Why Pushing Off Thought Leadership Is a Costly Mistake
Jumping into a new initiative without thinking it through isn’t wise for any business leader -- especially when that initiative is on the company dollar and your reputation is on the line. But when it comes to thought leadership, you could seriously be costing your company (and the company brand) by dragging your feet on developing and executing the right strategy.
Building credibility in your industry is vital to strengthening relationships with your current and prospective customers, standing out among your competitors, establishing a positive reputation in the industry and setting your company up for overall success down the road.
By being proactive about creating engaging content and positioning your team as leading industry experts, you’ll draw yourself closer to your customers and prospects. Further, by getting and staying ahead, you’ll earn what my team calls the “first-mover advantage.” (Read more about it on our blog.)
Now, while you might be on board to tackle a thought leadership strategy, you still need to convince your executives that it should be one of your team’s top priorities in 2016. When you set out to make the case, remember these key reasons leaders continue to push off thought leadership -- and why these reasons don’t hold up:
Excuse No. 1: “We’re looking to hire a content person in the future.”
While my team and I completely understand the value of designating an employee to handle all things content, you’re wasting time by not taking advantage of the resources that are readily available while you’re waiting to hire that content person.
With all the articles and in-depth guides available about content marketing, your marketing team should start taking the lead on these initiatives right now.
And while it’s great to keep things internal, outsourcing some of your efforts and partnering with a content agency in the early stages can be immensely helpful in nailing down a long-term content strategy that will achieve your business goals.
Excuse No. 2: “We’re in the middle of a rebrand.”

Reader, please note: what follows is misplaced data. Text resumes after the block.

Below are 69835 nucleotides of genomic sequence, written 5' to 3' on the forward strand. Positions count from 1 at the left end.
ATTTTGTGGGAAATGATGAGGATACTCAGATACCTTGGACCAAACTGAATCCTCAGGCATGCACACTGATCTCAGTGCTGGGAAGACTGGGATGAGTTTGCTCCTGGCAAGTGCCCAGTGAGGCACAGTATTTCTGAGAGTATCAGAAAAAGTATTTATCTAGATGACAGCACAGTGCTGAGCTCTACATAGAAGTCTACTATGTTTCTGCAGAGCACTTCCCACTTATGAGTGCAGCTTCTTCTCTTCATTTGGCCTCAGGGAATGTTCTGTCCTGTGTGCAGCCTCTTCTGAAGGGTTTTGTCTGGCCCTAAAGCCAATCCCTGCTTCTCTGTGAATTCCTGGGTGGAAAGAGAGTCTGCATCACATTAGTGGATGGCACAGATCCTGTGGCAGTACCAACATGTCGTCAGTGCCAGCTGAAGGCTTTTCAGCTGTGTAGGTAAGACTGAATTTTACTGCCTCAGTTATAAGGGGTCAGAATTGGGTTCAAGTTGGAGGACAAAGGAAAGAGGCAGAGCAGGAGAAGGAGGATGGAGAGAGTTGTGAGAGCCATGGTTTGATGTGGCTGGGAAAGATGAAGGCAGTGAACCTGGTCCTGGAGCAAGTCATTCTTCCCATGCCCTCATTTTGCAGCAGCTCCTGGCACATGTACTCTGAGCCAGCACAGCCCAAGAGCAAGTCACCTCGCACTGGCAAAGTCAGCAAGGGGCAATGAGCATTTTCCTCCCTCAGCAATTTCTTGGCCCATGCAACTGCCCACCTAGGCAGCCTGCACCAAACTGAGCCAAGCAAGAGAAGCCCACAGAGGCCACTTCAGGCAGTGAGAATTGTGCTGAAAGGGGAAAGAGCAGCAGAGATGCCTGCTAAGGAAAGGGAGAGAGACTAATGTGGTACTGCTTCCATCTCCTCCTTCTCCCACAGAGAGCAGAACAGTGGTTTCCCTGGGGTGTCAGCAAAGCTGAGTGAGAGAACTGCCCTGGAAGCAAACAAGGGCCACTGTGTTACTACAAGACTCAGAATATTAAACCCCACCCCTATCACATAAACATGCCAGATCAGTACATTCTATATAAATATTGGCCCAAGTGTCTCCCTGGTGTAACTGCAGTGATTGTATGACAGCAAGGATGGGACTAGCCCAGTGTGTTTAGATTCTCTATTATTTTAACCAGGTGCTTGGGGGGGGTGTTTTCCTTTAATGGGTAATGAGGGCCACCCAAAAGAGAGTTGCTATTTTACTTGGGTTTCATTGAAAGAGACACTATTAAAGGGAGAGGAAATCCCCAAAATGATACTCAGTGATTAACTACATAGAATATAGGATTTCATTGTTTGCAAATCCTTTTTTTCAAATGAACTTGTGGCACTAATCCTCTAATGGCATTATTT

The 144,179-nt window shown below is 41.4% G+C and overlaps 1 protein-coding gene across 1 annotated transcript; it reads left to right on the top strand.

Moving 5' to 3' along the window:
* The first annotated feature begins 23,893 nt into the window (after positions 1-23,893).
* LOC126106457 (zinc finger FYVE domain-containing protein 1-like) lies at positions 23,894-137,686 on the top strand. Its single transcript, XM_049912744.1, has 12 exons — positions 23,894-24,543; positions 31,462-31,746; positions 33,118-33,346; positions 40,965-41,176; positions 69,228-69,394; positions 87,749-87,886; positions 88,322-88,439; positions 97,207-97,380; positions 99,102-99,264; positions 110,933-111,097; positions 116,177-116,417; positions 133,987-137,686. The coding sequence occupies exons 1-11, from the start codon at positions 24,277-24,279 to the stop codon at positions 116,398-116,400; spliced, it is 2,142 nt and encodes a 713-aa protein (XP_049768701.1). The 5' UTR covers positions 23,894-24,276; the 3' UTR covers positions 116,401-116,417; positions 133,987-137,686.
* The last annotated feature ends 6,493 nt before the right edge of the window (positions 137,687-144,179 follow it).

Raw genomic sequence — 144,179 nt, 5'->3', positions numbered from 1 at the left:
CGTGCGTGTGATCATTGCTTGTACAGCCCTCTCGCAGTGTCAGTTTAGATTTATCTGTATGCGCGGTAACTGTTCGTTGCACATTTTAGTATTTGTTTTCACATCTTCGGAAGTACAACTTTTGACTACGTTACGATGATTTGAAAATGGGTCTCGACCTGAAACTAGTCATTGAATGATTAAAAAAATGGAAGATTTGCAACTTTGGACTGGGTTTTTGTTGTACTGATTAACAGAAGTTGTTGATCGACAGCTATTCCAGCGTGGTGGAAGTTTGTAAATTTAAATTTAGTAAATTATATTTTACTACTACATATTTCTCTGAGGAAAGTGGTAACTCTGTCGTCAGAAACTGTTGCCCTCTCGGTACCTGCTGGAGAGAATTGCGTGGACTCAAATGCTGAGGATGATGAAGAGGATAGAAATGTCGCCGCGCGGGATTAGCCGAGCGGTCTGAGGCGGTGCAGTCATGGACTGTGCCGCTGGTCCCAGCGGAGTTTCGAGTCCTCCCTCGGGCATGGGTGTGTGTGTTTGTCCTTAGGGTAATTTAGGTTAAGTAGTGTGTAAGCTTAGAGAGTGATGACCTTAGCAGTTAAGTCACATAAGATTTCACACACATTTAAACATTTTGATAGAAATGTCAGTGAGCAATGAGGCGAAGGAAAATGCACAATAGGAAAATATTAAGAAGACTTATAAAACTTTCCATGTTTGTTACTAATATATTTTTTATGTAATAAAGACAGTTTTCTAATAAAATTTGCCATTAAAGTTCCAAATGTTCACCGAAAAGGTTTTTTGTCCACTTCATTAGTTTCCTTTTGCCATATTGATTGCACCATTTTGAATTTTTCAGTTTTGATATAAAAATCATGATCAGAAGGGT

Rebranding isn’t just about getting a fresh new look. A rebrand alone won’t engage your audience and position you as the credible expert your prospects will turn to.
The ideal time to get started on your thought leadership strategy is during a rebrand -- not just once it’s all said and done. During your company’s rebrand, you can more easily discover key areas to showcase. You can also learn where and how to take a new approach in your messaging, as well as put new processes in place to help showcase and communicate what you’ve found. For a deeper dive on why this is the prime time, check out our article “Why a Rebrand Shouldn’t Hold You Back from a Thought Leadership Strategy.”
Excuse No. 3: “Our team has other priorities that are more important.”
This excuse baffles me every time, and it’s one my team and I hear quite often. What could possibly take priority over establishing your brand as a credible, industry-leading authority, let alone building trust with your audience?
Many companies focus their efforts on initiatives that provide short-term gains because they believe it’s easier to monitor progress, track ROI and put a stop to programs that aren’t delivering the desired results. But this short-term focus is where leaders tend to get stuck.
While there are ways to monitor progress and track the ROI of your content, you won’t see results overnight, and without that guarantee, many leaders are hesitant to prioritize this effort. Thought leadership is not the kind of initiative that yields immediate results. However, when executed properly, it can deliver a lifetime of ROI. What’s more important than that? To help get you started, here’s our eight-step guide to thought leadership.
Excuse No. 4: “The budget just isn’t available for this type of thing.”
While budgeting is a very legitimate reason for not jumping in, understanding where the budget for a thought leadership strategy can come from is a piece of the puzzle many companies often overlook.
Thought leadership through quality content isn’t solely a marketing effort -- it touches nearly every department in your company. Co-founder and president of our company, Kelsey Meyer, wrote an article on budgeting for thought leadership that highlights specifically the department goals that can be positively affected through this initiative.
One example she gave was how much content has improved our team’s sales calls. Using content to educate qualified leads builds trust and adds validity to the points your sales reps have made in a call or via email (and nurtures leads further down the funnel). While your marketing team may not have the full budget on its own, other departments -- like the sales team in Kelsey’s example -- that will benefit from thought leadership content can help cover the remainder.
As with any new initiative, your executive team may need some extra convincing before you can adopt a thought leadership strategy to benefit your company. By understanding why so many teams are dragging their feet on this proven strategy, you can be better equipped to handle objections and make a solid case for thought leadership in your company.